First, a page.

It is also desirable to satisfy the Gen Ed requirement of the UF College of Liberal Arts & Sciences so that you can transfer these credits and concentrate on the major once you get in. For more information about Gen Ed and other college requirements, consult the CLAS Academic Advising Center.
Linguistics does not have control over undergraduate admissions. Please contact CLAS Academic Advising if you have questions not specifically related to the linguistics department.
Q: Which societies, websites, and forums are good for linguistics students to look into?
A: Check out the Linguistic Society of America (LSA), the Linguist List, and our own Florida Linguistics.com. UF Linguistics also has biweekly seminars that are open to everyone: Thursday Linguistics Seminar. If you are interested in scholarships, be sure to check out the CLAS Scholarships website.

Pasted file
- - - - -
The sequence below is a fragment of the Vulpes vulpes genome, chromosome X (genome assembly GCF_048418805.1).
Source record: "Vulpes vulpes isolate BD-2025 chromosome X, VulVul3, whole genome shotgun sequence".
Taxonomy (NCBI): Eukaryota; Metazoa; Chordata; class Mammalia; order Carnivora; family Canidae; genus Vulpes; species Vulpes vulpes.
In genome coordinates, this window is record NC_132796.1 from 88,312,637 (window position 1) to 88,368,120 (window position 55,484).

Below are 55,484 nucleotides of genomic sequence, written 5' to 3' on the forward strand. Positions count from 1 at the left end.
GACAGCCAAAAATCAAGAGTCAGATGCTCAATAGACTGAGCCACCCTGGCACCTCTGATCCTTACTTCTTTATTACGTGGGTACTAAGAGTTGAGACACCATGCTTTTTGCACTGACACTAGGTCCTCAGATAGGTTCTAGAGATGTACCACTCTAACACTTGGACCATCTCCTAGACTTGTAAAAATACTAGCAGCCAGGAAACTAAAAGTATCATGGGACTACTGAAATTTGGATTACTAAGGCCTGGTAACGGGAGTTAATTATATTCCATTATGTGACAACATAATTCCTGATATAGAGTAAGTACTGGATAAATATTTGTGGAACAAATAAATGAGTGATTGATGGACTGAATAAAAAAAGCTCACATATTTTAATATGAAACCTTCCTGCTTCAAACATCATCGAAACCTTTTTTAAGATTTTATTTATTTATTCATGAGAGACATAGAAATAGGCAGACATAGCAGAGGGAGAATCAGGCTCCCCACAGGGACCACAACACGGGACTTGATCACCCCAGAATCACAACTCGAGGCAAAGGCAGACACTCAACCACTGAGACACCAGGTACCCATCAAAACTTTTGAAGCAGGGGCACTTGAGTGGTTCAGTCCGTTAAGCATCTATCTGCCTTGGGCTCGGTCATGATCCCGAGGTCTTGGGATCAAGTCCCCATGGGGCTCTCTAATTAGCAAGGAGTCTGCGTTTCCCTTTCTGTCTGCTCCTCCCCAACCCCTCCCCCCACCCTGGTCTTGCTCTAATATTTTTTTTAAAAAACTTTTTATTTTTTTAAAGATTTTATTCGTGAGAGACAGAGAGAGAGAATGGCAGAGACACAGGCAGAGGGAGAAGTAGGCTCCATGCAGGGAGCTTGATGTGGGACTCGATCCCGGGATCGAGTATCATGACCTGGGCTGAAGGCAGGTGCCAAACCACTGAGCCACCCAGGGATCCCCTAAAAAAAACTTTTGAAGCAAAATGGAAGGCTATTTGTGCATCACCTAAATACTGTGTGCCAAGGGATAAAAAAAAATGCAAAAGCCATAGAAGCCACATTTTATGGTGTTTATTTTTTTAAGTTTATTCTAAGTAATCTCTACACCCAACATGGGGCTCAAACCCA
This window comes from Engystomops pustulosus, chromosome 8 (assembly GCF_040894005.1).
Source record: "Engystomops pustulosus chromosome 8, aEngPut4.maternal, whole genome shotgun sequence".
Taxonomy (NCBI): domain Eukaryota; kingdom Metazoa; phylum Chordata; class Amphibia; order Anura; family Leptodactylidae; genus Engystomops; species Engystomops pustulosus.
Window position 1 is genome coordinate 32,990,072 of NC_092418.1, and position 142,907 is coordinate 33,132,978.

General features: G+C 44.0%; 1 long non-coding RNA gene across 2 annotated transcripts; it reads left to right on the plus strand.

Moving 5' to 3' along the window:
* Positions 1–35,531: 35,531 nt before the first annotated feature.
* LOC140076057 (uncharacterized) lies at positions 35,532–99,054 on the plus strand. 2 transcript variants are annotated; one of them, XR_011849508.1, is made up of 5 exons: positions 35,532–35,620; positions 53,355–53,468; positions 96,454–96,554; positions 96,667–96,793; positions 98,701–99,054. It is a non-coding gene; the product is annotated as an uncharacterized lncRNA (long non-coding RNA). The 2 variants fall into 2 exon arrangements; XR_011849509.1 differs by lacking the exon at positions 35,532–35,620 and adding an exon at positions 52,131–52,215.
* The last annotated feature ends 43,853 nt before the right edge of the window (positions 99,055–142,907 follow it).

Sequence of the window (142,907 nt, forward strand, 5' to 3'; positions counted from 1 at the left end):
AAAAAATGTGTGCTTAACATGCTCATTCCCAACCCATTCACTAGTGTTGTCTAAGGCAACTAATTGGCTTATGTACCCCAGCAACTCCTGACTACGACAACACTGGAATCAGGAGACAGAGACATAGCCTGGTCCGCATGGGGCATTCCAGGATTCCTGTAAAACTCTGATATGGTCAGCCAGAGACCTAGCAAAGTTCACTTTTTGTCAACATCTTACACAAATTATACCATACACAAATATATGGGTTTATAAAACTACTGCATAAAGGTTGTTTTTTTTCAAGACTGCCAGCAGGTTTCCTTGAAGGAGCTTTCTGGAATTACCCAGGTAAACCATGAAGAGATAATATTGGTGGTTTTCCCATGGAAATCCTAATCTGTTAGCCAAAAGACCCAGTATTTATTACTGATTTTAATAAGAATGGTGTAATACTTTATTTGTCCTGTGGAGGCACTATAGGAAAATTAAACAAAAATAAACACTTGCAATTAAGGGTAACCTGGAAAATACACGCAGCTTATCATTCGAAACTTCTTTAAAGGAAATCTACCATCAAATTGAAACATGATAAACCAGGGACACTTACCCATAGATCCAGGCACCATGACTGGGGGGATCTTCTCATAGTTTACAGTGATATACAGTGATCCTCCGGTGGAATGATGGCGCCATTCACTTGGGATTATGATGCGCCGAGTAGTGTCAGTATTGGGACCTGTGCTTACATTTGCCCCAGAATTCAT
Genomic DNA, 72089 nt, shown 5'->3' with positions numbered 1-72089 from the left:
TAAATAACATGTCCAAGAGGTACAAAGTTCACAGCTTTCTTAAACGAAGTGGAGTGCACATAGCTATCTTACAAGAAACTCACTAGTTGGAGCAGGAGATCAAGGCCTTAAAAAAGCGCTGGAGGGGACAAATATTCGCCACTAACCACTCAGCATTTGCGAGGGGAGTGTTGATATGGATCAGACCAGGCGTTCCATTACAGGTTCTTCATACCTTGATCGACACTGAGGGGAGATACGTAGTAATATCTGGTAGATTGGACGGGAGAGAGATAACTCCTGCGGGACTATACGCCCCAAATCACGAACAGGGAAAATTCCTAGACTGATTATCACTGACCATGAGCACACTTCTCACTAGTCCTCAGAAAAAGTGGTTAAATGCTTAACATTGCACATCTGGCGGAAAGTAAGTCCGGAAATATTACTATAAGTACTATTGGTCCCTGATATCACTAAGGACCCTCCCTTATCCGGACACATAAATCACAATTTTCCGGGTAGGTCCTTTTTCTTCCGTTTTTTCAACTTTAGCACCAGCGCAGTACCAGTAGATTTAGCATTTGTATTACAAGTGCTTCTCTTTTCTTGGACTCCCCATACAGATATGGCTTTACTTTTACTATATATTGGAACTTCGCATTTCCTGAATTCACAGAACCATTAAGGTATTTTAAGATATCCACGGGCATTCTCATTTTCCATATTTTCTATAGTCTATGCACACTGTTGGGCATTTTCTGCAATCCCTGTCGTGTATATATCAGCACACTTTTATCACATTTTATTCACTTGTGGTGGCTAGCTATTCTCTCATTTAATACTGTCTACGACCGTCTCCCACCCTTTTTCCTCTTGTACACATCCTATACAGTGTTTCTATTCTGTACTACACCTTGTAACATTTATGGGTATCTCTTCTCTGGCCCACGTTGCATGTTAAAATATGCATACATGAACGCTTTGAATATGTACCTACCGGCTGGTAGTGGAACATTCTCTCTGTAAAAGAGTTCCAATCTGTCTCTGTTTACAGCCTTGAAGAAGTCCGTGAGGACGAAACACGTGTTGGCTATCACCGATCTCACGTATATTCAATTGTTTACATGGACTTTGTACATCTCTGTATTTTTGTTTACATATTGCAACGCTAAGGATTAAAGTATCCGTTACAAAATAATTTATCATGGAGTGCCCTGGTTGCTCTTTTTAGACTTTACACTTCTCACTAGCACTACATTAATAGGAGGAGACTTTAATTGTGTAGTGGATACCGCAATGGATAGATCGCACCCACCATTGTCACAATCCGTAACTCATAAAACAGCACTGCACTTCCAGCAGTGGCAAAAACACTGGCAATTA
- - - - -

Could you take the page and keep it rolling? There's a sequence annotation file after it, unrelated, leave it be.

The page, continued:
Q: How can I best prepare for admission to a graduate program in Linguistics?
A: In any case, do an independent study (Research Opportunities), and, if you qualify, a senior thesis (see information on the Undergraduate Major webpage). It is also recommended that you take the 4000-level linguistics core classes, such as phonology, morphology, syntax, phonetics, semantics, and formal semantics. If you know what kind of linguistics you wish to specialize in, consult a faculty member in that area to discuss what other courses are good to take. Also, speak with him/her about what the best graduate programs in the field are. This faculty member may be willing to proofread your personal statement, and to write a letter of recommendation if you ask! Also, the Career Resource Center provides helpful information on applying to graduate school.